The 22nd Sunday in Ordinary Time [C]

The Twenty-second Sunday in Ordinary Time [C]
Sirach 3:17-18,20,28-29   +   Hebrews 12:18-19,22-24   +   Luke 14:1,7-14
August 28, 2016

“Humble yourself the more, the greater you are….”

In the Catechism’s discussion of the Tenth Commandment—forbidding the coveting of thy neighbor’s goods—humility is mentioned.  You might wonder what humility has to do with not coveting thy neighbor’s goods.  To illustrate the connection, the Catechism quotes the fourth-century saint Gregory of Nyssa.

In one of St. Gregory’s writings, titled “On Blessedness”, he states that Jesus:

“speaks of voluntary humility as ‘poverty in spirit’; the Apostle [Paul] gives an example of God’s poverty when he says:  ‘For your sakes He became poor.’”[1]

One of the most important points that St. Gregory makes here is that humility is a kind of poverty.  This is key to pondering today’s Scriptures:  humility is a kind of poverty. Continue reading

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The 21st Sunday in Ordinary Time [C]

The Twenty-first Sunday in Ordinary Time [C]
Isaiah 66:18-21  +  Hebrews 12:5-7,11-13  +  Luke 13:22-30
August 21, 2016

“God treats you as sons.”

I’m sure during the course of growing up that I gave my sisters many reasons to call me a “nerd”, but one of them had to do with the start of school.  For those of you who don’t have school-age children, you’ve surely noticed that the start of school is upon us by the bright, smiling faces seen this past week on the faces of youngsters when you pass them on the sidewalk.  Our young people are tired of staying up late at the lake, or watching movies.  They cannot wait to hit the books once again:  to be filled with the knowledge and virtues that will make them upstanding citizens in our fine nation.  Or maybe not.

When I was growing up, my sisters just shook their heads at me when—every August—I begged our mother to go shopping for school supplies.  Each year as summer wound down, I would walk up to our grade school every morning, hoping that that would be the day that classroom assignments would be posted in the window telling who my teacher would be.  One year when I got home from this walk and announced with enthusiasm who my new teacher was, one of my sisters asked our mother if I was adopted. Continue reading

The Twentieth Sunday in Ordinary Time [C]
Jeremiah 38:4-6,8-10  +  Hebrews 12:1-4  +  Luke 12:49-53
August 14, 2016

“Since we are surrounded by so great a cloud of witnesses, let us rid ourselves of every burden and sin….”

Those words remind me of growing up with two older sisters.  If I ever did something wrong, I was immediately “surrounded by so great a cloud of witnesses” who reported to Mother every burden and sin of mine.  But having two “deputy mothers” wasn’t the only challenge connected with my sisters.  Another came to mind recently as I heard some children talking about the start of school.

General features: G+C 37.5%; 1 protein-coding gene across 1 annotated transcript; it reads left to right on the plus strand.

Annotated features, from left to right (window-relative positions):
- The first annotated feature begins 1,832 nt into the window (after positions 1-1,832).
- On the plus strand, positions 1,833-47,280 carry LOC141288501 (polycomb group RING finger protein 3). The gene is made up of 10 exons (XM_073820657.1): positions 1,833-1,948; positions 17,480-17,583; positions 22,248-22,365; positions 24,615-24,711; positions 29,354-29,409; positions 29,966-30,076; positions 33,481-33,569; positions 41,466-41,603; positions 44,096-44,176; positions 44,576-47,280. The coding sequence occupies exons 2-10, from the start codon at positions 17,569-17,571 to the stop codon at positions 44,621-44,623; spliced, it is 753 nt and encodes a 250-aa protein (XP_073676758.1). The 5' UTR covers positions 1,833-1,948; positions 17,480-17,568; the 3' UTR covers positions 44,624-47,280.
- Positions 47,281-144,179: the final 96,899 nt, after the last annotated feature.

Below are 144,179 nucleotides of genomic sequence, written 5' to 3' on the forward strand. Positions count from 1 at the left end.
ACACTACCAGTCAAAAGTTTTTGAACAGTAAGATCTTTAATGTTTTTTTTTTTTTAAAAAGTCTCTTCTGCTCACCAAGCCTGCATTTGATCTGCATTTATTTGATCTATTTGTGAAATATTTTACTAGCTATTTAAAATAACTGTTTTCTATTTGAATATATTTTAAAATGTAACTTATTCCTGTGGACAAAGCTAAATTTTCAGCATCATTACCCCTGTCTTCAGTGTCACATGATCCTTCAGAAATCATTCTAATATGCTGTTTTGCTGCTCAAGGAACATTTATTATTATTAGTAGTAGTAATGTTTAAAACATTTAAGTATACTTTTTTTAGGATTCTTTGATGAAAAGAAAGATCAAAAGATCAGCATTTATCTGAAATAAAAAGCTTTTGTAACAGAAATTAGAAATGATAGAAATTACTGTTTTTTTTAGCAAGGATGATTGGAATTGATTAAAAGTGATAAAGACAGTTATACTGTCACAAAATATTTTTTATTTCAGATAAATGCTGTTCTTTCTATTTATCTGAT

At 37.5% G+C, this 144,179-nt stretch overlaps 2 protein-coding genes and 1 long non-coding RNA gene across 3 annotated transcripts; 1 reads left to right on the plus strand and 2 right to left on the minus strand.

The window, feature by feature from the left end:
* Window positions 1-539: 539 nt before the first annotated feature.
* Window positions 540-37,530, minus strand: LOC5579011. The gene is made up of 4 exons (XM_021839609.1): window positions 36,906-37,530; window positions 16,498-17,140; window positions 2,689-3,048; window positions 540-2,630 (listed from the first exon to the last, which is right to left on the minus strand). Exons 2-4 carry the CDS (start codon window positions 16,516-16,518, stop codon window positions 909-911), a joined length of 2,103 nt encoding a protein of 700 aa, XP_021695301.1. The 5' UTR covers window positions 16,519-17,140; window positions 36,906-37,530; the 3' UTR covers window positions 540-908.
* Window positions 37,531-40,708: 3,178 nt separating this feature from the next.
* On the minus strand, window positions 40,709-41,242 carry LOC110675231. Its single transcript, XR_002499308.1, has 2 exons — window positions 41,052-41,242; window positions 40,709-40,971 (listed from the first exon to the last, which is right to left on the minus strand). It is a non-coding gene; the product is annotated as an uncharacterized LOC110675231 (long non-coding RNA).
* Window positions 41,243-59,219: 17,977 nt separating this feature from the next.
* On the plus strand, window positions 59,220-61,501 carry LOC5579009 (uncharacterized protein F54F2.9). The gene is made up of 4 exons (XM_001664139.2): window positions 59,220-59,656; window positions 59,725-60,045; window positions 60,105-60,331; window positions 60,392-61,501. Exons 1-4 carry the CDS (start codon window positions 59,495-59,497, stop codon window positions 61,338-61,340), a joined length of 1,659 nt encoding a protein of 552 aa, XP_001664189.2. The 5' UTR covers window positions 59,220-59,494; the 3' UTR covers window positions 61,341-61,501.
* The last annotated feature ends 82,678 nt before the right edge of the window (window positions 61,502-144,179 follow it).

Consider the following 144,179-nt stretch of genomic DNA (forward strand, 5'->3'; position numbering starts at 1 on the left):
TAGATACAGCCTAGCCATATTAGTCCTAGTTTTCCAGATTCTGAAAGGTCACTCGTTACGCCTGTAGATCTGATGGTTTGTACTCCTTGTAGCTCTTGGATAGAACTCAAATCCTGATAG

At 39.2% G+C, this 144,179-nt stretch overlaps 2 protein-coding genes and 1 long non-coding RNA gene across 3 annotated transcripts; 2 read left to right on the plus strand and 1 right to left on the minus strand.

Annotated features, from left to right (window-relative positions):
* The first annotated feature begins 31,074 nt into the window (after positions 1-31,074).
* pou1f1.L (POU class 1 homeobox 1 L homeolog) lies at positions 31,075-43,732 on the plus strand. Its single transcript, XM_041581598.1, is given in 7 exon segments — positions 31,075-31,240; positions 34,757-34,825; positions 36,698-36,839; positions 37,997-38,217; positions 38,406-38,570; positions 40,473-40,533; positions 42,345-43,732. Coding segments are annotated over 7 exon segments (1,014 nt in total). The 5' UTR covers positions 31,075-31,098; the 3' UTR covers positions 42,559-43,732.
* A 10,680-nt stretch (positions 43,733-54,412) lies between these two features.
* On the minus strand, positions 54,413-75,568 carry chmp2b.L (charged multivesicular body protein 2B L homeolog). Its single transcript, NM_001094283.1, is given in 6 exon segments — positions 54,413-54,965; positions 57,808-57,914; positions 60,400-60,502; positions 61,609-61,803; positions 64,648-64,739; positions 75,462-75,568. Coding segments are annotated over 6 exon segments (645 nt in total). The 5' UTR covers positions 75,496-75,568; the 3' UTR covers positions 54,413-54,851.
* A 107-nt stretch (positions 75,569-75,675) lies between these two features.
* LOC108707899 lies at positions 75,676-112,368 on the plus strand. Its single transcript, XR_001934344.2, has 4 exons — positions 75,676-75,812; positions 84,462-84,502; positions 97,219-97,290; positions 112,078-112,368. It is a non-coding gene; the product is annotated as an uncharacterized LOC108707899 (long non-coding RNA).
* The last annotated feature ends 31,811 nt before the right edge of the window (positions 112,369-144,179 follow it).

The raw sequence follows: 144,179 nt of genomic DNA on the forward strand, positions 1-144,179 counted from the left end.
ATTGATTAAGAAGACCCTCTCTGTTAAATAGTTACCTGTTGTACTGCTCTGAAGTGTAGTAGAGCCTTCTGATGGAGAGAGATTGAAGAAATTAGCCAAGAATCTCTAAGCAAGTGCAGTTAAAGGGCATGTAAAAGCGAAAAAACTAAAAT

When I was a boy and a new school year would start, I would have the same experience.  My teacher would ask my name, and when I told her, without fail the teacher would say, “Oh!  You’re Angie and Janelle’s little brother!” Continue reading

The 19th Sunday in Ordinary Time [C]

The Nineteenth Sunday in Ordinary Time [C]
Wis 18:6-9  +  Heb 11:1-2,8-19  +  Lk 12:32-48
August 7, 2016

“Much will be required of the person entrusted with much….”

When Jesus says these words about us, two questions immediately pop up.  And they’re intertwined.  First, what has Jesus entrusted us with?  Second, what therefore will be required of us?

Each of us, naturally, has been given the gift of life.  You’ve probably seen the bumper sticker that says, “Smile:  your mom chose life!”  In our day and age, this is not a gift that we ought to take for granted.  But still, when we thank God each day for the gift of life, what exactly are we giving thanks for? Continue reading

The 18th Sunday in Ordinary Time [C]

The Eighteenth Sunday in Ordinary Time [C]
Ecclesiastes 1:2; 2:21-23  +  Colossians 3:1-5,9-11  +  Luke 12:13-21
July 31, 2016

“[Y]ou have died, and your life is hidden with Christ in God.”

In 1998, while in my first assignment as a priest, I was invited to attend a conference in Oxford, England about Cardinal Newman.  Newman taught at Oxford as an Anglican priest, but during his years there he studied his way into the Catholic Church.  In later life, he said, “To be deep in history is to cease to be Protestant.”

Since this would be my first trip to Europe, I decided to see as much as possible.  But when my plane landed in England, I did not head straight to Oxford.  The first site I visited wasn’t the great monastic Ealing Abbey, or the cell where St. Thomas More was imprisoned by Henry VIII.  Eventually I did visit all those sites, but not first. Continue reading